You probably already know that eating too much added sugar can make you fat—but how overweight or obese will you get? Until now, the research done on how sugar affects your health has been somewhat sketchy, but a new review of the latest and greatest science by New Zealand researchers has it all up a bit.
The results, published today on BMJ.com, found that (drumroll please)…
- People who ate less sugar (without being told to lose weight) lost an average of 1.8 pounds over a period of 10 weeks to 6 months.
- Similarly, people who increased their sugar intake gained 1.7 pounds, with most studies lasting less than 8 weeks. Small changes, yes, but over time this weight gain can really add up.
So why does sugar make you fat? The researchers suspect that, unsurprisingly, people who eat sugar get more calories than they burn off with physical activity. In addition, sugar-sweetened beverages are less filling than naturally sweet foods like fruit, so you’re more likely to overindulge with a soda than an apple. And don’t forget the sweetened snacks—they are energy dense, meaning one box of mini-donuts really packs on the pounds.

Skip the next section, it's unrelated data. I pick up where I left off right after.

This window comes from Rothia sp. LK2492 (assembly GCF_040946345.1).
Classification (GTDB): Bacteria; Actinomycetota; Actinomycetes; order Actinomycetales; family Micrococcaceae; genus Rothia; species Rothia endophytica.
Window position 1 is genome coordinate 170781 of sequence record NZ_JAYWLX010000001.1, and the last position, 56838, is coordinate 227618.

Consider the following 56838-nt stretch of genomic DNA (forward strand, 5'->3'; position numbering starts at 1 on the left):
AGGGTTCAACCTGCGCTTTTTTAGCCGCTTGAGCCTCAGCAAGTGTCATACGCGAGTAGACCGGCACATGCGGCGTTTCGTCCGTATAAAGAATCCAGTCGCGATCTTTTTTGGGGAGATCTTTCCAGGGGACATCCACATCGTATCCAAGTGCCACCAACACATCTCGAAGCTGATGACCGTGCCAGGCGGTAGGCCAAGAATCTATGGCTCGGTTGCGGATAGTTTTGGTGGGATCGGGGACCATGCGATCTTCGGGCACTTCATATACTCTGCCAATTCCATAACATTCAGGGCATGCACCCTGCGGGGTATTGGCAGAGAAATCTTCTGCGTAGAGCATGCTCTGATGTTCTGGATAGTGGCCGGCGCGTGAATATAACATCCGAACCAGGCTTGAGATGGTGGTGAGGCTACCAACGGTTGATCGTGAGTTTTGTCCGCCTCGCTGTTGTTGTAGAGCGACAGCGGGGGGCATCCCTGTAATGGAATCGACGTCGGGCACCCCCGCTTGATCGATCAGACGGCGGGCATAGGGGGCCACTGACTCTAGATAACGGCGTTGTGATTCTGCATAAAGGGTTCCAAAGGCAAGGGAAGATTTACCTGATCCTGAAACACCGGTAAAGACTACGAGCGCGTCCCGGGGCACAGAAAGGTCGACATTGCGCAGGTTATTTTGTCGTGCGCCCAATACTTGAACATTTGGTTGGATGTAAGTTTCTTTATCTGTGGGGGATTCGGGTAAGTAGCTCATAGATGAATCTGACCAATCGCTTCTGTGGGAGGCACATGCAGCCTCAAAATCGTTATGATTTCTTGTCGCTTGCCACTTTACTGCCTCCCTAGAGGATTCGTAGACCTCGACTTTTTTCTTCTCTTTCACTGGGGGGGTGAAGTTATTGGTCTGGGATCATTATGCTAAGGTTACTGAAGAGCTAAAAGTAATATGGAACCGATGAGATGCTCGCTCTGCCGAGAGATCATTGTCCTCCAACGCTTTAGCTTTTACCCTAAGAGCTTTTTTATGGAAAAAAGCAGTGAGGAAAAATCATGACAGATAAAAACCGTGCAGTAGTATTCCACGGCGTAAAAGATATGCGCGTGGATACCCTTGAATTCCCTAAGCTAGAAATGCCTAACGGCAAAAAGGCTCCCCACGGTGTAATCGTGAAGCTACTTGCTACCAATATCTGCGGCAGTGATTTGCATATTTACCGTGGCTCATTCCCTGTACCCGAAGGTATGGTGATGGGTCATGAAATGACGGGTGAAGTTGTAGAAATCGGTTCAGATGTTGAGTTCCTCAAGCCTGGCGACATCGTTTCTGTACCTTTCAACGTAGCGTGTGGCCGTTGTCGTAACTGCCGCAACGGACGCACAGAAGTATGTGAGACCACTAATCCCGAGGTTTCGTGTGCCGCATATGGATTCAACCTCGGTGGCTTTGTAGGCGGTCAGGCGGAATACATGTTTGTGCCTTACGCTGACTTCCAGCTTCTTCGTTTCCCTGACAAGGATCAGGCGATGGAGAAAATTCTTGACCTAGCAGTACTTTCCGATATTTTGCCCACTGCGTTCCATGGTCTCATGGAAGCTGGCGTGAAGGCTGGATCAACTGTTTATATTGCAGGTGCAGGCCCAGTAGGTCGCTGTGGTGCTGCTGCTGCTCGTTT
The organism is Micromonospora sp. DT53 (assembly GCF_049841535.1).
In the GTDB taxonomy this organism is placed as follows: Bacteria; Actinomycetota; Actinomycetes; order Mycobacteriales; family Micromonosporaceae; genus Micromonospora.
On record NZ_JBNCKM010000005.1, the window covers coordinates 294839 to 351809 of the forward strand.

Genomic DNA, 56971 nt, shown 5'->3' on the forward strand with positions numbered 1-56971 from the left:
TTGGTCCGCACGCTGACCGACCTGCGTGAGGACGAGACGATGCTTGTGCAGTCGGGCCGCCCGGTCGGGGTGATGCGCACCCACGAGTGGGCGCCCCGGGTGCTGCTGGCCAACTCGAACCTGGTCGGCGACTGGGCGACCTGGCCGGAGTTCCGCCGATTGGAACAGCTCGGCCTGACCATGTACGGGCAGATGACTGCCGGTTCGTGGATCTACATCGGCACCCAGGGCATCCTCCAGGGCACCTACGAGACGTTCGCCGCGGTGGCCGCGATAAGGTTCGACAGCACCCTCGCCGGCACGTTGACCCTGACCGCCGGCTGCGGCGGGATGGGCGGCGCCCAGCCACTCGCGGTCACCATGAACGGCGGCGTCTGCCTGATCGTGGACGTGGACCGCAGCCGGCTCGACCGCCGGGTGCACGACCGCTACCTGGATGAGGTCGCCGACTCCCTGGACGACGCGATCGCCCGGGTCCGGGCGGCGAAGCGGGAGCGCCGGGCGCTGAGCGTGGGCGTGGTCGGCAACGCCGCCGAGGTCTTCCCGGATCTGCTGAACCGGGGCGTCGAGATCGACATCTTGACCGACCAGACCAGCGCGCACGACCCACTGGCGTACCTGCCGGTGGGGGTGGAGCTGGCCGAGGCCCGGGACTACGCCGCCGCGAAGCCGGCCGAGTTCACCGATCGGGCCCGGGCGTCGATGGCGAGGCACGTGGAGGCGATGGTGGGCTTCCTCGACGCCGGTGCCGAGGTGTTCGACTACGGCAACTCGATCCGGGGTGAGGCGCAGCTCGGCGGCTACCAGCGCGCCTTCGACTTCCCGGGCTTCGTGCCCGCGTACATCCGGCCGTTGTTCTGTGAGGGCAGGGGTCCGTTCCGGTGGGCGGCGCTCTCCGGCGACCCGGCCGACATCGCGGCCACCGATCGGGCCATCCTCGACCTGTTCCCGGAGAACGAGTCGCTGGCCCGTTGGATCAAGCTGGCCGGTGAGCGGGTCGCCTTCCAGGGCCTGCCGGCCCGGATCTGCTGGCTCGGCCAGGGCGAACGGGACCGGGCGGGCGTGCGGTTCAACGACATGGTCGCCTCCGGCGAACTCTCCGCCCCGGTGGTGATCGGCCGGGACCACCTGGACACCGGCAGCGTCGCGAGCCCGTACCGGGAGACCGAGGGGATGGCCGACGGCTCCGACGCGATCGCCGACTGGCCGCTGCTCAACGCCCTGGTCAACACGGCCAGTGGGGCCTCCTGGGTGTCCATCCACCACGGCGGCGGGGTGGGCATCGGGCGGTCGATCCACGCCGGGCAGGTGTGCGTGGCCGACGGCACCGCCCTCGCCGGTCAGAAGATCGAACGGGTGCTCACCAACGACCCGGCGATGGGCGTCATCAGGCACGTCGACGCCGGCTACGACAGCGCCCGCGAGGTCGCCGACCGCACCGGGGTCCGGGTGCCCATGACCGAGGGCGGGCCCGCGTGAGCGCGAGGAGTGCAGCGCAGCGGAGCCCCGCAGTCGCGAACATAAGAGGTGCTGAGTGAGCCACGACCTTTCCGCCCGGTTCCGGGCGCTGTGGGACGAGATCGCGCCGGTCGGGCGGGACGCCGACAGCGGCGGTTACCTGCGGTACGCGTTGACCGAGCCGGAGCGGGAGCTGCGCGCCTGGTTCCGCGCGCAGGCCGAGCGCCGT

The solution? Cut back on sugar in your diet (duh), but don’t stop at the obvious culprits like sodas and chocolate bars. Keep an eye out for these surprising sugar bombs—and you’ll be healthier in no time.
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